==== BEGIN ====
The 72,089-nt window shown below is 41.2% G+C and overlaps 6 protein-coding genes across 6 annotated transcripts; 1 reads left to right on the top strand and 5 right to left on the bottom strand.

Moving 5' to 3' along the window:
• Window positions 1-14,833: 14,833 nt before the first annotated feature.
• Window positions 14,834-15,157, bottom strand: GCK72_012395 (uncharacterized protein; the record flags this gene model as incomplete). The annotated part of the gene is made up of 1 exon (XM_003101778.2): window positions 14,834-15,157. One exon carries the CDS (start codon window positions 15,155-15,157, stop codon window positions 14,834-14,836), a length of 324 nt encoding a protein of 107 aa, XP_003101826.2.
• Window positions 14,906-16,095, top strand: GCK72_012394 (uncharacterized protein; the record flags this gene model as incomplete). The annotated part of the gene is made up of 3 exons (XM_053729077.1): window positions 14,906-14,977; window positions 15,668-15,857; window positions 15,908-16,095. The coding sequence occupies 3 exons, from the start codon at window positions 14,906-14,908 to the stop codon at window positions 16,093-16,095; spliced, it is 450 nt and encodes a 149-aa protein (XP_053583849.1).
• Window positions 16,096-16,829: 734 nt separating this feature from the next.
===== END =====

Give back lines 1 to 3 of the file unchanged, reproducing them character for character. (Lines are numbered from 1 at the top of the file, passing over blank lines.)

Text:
The 72,089-nt window shown below is 41.2% G+C and overlaps 6 protein-coding genes across 6 annotated transcripts; 1 reads left to right on the top strand and 5 right to left on the bottom strand.

Moving 5' to 3' along the window:
• Window positions 1-14,833: 14,833 nt before the first annotated feature.